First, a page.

Truth Matters Even if Politicians Tell You Otherwise
Truth Matters – Column by Linda J. Cook
The old adage was “Polite company does not discuss religion or politics.” That might have worked in a more placid age, but the rapid destruction of our society calls for a new approach. I would assert that only a useless or defeated society refrains from discussing verifiable, observable truth, and the impact it must have on our lives.
I do know that a notable Coeur d’Alene politician has stated “there are no morals in politics.”
Perhaps he’s relieved about shrugging off that obligation, but the larger question is “Should there be?”
The short answer is “yes,” and now I’ve violated an unwritten law about releasing your readers before you’ve even warmed up. Stay with me to learn why we must combine true Christian faith with our political lives.
For years the refrain has echoed, especially in the abortion arena, “You can’t legislate morality.” Yet our entire body of law is a societal agreement about what is right and what is wrong. It is precisely and solely about legislating morality. So, yes, you can.
For those wishing to live unfettered lives, codified morals are anathema, they might even call advocates of such a system evil. It’s their only refuge and we must give them that. What we don’t have to do is elect them to public office.
Our daunting reality, however, is that many of the most virulent purveyors of societal destruction are in office, from the highest in the land, down to mere local pugnacity. What’s a believer to do?
There are two books in the Bible that address parallel societies to ours: Daniel, and Ephesians. In Daniel, we observe a blatantly evil, mighty empire in an encounter with stalwart men of God. When you think of Ephesus, think of San Francisco. In both settings, the light of God’s salvation shines with increased brilliance. That’s our opportunity in these dark times.
In the Book of Daniel, Nebuchadnezzar himself wrote Chapter 4 because prominent Hebrew captives, under constant threat of death, displayed unshakeable faith that showed the power of God.
King Nebuchadnezzar, To all the people, nations, and languages, that dwell in all the earth: Peace be multiplied to you! It has seemed good to me to show the signs and wonders that the Most High God has done for me. How great are his signs, how mighty his wonders! His kingdom is an everlasting kingdom, and his dominion endures from generation to generation.
Daniel 4:1-3, NKJV
I’m getting ahead of the story, though. The king was a pagan who could snuff out any life on a whim. How did he get such clarity? He had an inexplicable dream that terrified him.
No wise men, enchanters, magicians, or astrologers can show to the king the mystery that the king has asked but there is a God in heaven who reveals mysteries, and he has made known to King Nebuchadnezzar what will be in the last days.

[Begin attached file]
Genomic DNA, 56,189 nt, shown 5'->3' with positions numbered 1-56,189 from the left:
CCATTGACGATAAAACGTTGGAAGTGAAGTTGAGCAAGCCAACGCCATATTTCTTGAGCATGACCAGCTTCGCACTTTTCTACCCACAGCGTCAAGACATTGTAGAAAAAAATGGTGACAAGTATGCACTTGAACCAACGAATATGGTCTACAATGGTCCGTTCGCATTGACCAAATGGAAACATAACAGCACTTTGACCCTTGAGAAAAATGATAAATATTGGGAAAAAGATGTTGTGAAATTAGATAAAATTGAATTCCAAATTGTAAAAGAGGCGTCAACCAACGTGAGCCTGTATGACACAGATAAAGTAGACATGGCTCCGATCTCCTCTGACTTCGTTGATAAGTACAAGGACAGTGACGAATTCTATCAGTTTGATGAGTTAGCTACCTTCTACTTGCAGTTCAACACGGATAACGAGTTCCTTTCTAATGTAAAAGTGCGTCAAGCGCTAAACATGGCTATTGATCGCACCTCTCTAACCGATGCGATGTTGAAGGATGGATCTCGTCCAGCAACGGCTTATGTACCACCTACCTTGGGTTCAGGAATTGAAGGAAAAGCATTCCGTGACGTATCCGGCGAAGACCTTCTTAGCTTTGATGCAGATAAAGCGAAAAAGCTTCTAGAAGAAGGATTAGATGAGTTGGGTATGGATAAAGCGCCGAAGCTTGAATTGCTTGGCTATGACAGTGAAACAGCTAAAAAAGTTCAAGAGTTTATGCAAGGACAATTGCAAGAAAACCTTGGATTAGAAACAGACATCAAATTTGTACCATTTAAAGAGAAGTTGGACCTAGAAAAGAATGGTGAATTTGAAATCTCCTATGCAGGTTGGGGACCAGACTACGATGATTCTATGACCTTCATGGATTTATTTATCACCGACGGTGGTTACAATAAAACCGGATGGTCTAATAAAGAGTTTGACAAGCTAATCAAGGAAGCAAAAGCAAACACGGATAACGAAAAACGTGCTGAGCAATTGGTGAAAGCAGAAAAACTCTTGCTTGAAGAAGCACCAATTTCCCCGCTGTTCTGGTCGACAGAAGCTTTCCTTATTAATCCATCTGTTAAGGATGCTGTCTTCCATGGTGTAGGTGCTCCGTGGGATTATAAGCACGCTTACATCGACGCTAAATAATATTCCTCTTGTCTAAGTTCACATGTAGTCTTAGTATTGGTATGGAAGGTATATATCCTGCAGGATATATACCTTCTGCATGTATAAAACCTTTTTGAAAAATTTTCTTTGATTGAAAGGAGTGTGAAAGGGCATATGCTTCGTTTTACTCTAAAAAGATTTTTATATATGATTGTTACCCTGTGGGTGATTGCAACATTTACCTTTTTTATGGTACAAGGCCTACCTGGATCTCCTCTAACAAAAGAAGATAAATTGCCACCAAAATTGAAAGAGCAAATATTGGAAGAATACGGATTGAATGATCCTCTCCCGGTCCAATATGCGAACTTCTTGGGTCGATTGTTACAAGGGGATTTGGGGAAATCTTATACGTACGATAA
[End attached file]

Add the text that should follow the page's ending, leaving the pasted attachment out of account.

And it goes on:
Daniel 2:27-28 NKJV
I’d love to say this ends the story on a high note, but crawling around for seven years, shaggy-haired, and with fingernails like claws, eating grass, driven out of the company of men was still in his future. We humans are slow learners.
The pertinent point is that God is active, and if we know and follow Him, even the most venal among us can be convinced. Daniel conveys the piercing light of the reality of the one true God in a period of captivity, and oppression of His people.
In the opening verses of Ephesians we are told:
Blessed be the God and Father of our Lord Jesus Christ, who has blessed us with every spiritual blessing in the heavenly places in Christ, just as He chose us in Him before the foundation of the world, that we should be holy and without blame before Him in love, having predestined us to adoption as sons by Jesus Christ to Himself, according to the good pleasure of His will, to the praise of the glory of His grace, by which He made us accepted in the Beloved.
Ephesians 1:3-6 NKJV
I find I have nothing to add to the fullness of just these few opening verses. My pastor, Paul Van Noy, said recently that we Christians often study eschatology (i.e., death, judgment, the final destiny of the soul and humankind), but neglect soteriology. To which I exclaimed, “I don’t even know what that is!” So, for those of you who, like me, could be Exhibit A in “what has gone wrong with modern Christians,” I’ll tell you. Soteriology is the study of our salvation. In the completeness, security, permanence, power, and strength of that singular work, Jesus accomplished perfection for us. Until we grasp that, we’ll keep adding, subtracting, and messing it up in our heads, then communicating that chaos to the world.
If you study Ephesians, you’ll gain the understanding that is desperately needed in this current time.
In essence, we are utterly secure beings surrounded by a time of great darkness. We must grasp the first before we engage the second.
Human governance is unstable, but if we return to Nebuchadnezzar’s dream we know what happens in the end. The statue is standing there on weak feet, iron mixed with clay.
And in the days of those kings, the God of heaven will set up a kingdom that shall never be destroyed, nor shall the kingdom be left to another people. It shall break in pieces all these kingdoms and bring them to an end, and it shall stand forever, just as you saw that a stone was cut from a mountain by no human hand, and that it broke in pieces the iron, the bronze, the clay, the silver, and the gold. A great God has made known to the king what shall be after this. The dream is certain and its interpretation sure.
Daniel 2:44-45 NKJV
God is omnipresent and omnipotent. If we belong to Him, we are standing on the Rock that shatters every other kingdom.
So go forth into those wobbly kingdoms, as a representative of Christ, and watch them fall. We can’t save the kingdoms, but we also mustn’t allow the servants of darkness to dim our light.